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“One is a trashcan project, a partnership between the Friends of the Trail and the Paris Junior College art department,” said Earl Erickson, one of the trail’s founders. “The second one is an outdoor yoga park.”
As a means of giving back to the community, the Valley of the Caddo Museum and Cultural Center decided to purchase two park benches for the trail and donate $400 to the North East Texas Trail Coalition for filing for tax exempt status, said Jimmy Don Nicholson, community service coordinator with Lamar County Adult Probation and chairman of the VOC museum. One bench was placed a little west of 12th Street Southeast. The board then decided to improve the land across from the bench.
“At first, we thought we would simply install ornamental plants on the land, thus enhancing the natural environment there,” he said. “Trail users intrigued with the idea of the ornamental garden began to stop and ask what we were doing.”
Those conversations led to stories of how being in nature had helped people with “mind, body, spirit and emotional good health,” he said. Others spoke of how yoga therapy had helped them at work and home. And so the idea of building a yoga park was born.
Nicholson took the ideas and drew up plans for the park. The idea was presented to city officials and brought to life thanks to the efforts of trail users, the city, Keep Paris Beautiful/Make Lamar County Shine, members of the Valley of the Caddo Museum and Lamar County Adult Probation Community Services.
“The park is a gift to the community and is part of the Trail de Paris and is overseen by the trail manager and the city,” Nicholson said. “The VOC Museum is developing a yoga club which will function much like the Star Gazer Club. There are plans in the works for yoga classes to be held at the Yoga Park, but the park is open to the public for use now.”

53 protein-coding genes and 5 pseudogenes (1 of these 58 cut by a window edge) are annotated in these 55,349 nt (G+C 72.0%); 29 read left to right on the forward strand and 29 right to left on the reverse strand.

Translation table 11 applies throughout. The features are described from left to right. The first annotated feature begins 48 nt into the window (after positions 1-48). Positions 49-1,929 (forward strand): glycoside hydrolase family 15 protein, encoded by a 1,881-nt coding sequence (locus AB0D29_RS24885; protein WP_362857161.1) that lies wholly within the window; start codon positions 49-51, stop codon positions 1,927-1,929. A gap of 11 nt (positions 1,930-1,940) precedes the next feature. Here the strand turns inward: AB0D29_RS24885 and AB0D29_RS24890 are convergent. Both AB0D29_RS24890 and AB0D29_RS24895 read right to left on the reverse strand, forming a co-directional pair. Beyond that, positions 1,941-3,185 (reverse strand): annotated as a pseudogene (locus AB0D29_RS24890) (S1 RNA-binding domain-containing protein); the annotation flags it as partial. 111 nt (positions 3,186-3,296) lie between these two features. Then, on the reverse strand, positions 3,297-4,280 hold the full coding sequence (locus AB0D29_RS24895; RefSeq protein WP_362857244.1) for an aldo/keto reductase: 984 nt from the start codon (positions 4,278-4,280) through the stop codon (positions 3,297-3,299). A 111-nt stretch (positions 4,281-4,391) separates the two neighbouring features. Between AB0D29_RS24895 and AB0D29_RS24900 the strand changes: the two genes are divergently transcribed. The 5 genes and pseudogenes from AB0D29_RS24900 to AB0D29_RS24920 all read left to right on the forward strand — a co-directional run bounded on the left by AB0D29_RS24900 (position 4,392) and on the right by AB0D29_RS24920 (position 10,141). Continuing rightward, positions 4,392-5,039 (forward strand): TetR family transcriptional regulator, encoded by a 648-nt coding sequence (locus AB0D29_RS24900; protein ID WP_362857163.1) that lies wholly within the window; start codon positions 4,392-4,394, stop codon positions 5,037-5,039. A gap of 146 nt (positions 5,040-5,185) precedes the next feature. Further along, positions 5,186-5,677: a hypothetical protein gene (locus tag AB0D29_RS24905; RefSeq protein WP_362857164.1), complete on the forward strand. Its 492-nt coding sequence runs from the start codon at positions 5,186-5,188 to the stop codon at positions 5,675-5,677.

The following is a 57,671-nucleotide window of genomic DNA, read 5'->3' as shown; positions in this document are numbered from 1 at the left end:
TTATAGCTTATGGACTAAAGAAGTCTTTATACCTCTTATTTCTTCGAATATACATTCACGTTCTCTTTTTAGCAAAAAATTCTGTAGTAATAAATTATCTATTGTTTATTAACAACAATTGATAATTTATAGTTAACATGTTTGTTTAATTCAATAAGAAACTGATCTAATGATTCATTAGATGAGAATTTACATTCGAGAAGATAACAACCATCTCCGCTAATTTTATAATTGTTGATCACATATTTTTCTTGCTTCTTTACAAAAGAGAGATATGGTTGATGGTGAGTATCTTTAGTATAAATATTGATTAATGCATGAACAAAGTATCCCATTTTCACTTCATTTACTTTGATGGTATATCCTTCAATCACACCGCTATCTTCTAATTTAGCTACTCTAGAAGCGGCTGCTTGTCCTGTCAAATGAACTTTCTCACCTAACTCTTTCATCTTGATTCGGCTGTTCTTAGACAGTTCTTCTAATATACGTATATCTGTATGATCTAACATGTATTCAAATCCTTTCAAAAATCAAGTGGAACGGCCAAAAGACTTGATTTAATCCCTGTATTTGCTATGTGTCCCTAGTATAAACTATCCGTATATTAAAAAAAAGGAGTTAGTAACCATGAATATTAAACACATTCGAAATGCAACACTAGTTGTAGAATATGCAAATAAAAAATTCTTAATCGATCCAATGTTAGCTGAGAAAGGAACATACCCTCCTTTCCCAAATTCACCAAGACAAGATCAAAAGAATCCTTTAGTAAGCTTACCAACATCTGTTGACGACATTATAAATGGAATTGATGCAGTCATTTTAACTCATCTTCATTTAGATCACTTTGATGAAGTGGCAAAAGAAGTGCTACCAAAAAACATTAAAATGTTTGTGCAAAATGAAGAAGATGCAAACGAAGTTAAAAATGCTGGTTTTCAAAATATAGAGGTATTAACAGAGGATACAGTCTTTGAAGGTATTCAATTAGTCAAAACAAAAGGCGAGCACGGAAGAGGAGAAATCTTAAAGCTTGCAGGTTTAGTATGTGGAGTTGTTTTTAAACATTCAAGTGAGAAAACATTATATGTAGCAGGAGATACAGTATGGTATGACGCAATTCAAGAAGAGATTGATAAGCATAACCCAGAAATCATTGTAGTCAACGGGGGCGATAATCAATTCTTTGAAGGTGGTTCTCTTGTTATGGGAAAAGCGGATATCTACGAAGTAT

The idea of painted trashcans came from conversations among Erickson, Paris Junior College art teacher Susan Moore and Friends of the Trail about ways to assist the PJC Art League with its goal to enrich the Paris area with public artworks.
“Each can represents six weeks of planning and execution,” Moore said. “Although paint and supplies were donated by Sherwin Williams, the students often used their own paint, and a whole host of inventive techniques, to bring the project to fruition.”
This semester’s art students comprising the PJC Art League painted the trash cans, including Baron Capers, Chelsea de la Rosa, Stephanie Eller, Riley Hodneg, Anita O’Neal, Alex Ricketts, Montel Thomas, Amanda Lair-Barnett, Jenaveve Lester and Candra Wyatt.
“This was their first big project,” Moore said. “New cans were scheduled to be placed along the Trail, and it seemed a great opportunity to engage the students as well as give them the opportunity to do original paintings that would be available for public viewing.”
This was not Moore’s first art project for the Trail de Paris. Five years ago her drawing students created murals that decorate the underpass where the trail the loop. She also helped create the scaled solar system that had been painted on the track itself with the help of George Leonberger, a retired instructor, and a student, Michael Thacker.
“We plan to re-do the existing murals that have weathered quite a bit over the past five years, and beautify other areas in town as opportunities become available,” Moore said.